An Update on Washington County’s Property Values

An Update on Washington County’s Property Values

Summary: A look at the 2018 certified taxable values and millage rates for Washington County in the second year following a countywide reassessment.


Washington County’s taxable property values for buildings and land totaled $16.9 billion for 2018. That is a decrease from $17.2 billion in 2017 ($224 million or 1.3 percent), which was the first year new values from a reassessment went into effect. Data from the county show that slightly over 1,100 appeals have been heard since the last certified values were released. Many of the appeals have been settled and contributed to the decline in the county’s certified property value. The county moved from a 1981 base year in which property was assessed at 25 percent of that year’s market value to a 2015 base year with assessed value at 100 percent of market value.

There are 66 municipalities in the county. From 2017 to 2018 taxable value increased in 21 municipalities, was unchanged in one and decreased in 44. Close to half of the total taxable value in the county is situated in four municipalities near the southern border of Allegheny County: Peters ($3.1 billion), Cecil ($1.9 billion), North Strabane ($1.9 billion) and South Strabane ($1.2 billion). Cecil had the largest rise in value among Washington County municipalities, climbing $154 million over the last year. Taxable value also rose in Peters ($27.8 million) but fell in North and South Strabane ($35 million and $57 million, respectively).

Once value is established, taxing bodies can then determine tax rates. As we have noted on many occasions, there are legal requirements that apply to the setting of millage rates in the year the new values go into effect. Since 2018 is not a reassessment year, the county and municipalities are not constrained by those state law limits. Last year, for example, it would have taken a separate vote to increase the millage rate above the revenue-neutral rate that must be determined first. This year, and in future years when there is no reassessment, this procedure will not be required. School districts won’t set millage rates until closer to the start of the fiscal year in July. Those rates are subject to the Act 1 requirements on annual property tax increases.

The county will still levy a 2.43 millage rate in 2018 to fund its budget, meaning no tax increase from last year. With the unchanged tax rate, the slight decrease in value affects the county’s tax collections for 2018 negatively by about $600,000. Last year the tax levy was $41.8 million and this year it is $41.2 million, before any discounts, delinquent taxes or uncollectible taxes are considered.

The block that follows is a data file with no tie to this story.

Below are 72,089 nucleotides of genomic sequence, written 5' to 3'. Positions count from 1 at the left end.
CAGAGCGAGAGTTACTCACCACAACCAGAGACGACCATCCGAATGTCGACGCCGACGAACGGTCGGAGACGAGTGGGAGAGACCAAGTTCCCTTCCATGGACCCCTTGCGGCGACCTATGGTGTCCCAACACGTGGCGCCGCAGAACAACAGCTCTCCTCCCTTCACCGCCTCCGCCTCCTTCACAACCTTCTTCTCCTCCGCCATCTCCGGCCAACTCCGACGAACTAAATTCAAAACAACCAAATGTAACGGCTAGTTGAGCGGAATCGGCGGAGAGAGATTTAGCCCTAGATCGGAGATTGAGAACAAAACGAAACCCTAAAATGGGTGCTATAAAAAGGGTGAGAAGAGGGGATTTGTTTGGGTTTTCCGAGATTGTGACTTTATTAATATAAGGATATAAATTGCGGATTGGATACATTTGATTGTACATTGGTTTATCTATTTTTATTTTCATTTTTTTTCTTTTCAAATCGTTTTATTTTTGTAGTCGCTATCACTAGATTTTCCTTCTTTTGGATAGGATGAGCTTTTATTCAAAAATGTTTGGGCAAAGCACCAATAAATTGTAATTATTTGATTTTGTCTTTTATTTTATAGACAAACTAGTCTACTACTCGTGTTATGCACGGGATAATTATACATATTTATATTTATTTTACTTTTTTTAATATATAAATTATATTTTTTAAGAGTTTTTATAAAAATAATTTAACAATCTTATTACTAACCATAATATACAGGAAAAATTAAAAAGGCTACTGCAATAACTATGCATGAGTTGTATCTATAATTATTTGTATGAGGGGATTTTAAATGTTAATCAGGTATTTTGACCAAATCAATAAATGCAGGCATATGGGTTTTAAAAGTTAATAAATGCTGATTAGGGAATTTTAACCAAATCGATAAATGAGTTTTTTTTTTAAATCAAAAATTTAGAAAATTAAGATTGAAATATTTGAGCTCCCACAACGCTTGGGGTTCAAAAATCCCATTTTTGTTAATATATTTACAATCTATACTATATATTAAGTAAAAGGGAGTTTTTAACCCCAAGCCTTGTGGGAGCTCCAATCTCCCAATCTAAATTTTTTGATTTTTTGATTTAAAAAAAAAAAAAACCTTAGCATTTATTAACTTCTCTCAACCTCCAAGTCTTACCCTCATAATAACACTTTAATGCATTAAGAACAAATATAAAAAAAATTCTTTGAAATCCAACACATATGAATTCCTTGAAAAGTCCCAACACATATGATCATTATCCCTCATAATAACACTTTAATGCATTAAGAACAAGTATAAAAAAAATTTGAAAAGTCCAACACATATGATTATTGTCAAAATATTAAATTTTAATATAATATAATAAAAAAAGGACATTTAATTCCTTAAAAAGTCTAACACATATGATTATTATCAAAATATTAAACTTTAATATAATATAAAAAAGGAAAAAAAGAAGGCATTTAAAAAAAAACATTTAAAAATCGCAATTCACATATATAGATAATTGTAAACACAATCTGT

Property tax rates were raised by 22 municipalities—including the City of Washington, which levies separate rates on land and buildings and boosted both rates. Nine of those increases came in municipalities that had taxable value increases from 2017 to 2018. Millage rates did not change in 39 municipalities and were lowered in two (three municipalities have not yet reported to the county). Only one municipality with an increase in value dropped its tax rate. As an example, the higher 2018 value in California Borough would have netted an additional $4,500 without changing the tax rate. But the boost in millage from 3.33 mills to 4.33 mills translates into a much larger $209,000 increase in current levy.

In the coming years there is a very strong likelihood that school districts in particular will be active in the appeals process. If a sale meets the criteria for an appeal (based typically on the percentage difference between the sales price and the taxable assessment) a district will appeal to have the appraised (and taxable value) moved closer to that of the sales price.

And why are appeals expected to continue for years? Because many counties go a very long time before reassessments and updating estimated market values, which they are allowed to do by state law. Currently 15 Pennsylvania counties have a base year that predates 1978. Decisions by county elected officials or court rulings on lawsuits brought by property owners determine when reassessments occur. Last year an observer of an eastern Pennsylvania reassessment noted there is “no county jumping up and down with excitement” to carry out an update to values. If the state were to pass legislation requiring counties to update on a regular cycle, opposition to reassessments would gradually decline as taxable value changes over two- to three-year periods are more predictable, smaller and less shocking than they are when decades have gone by since a reassessment.

Having just gone through the difficulties and angst of updating assessments, could it be that Washington County or a county that completed a reassessment within last five or 10 years is contemplating avoiding that ordeal by doing the next reassessment in a much more timely manner to avoid the problems for officials and property owners that long-delayed updates create? If they do, it would provide strong encouragement for the Legislature to get over its reluctance to bring Pennsylvania into at least the 20th century with regard to fairness in property taxation and enact legislation mandating that reassessments be done on a regularly scheduled basis.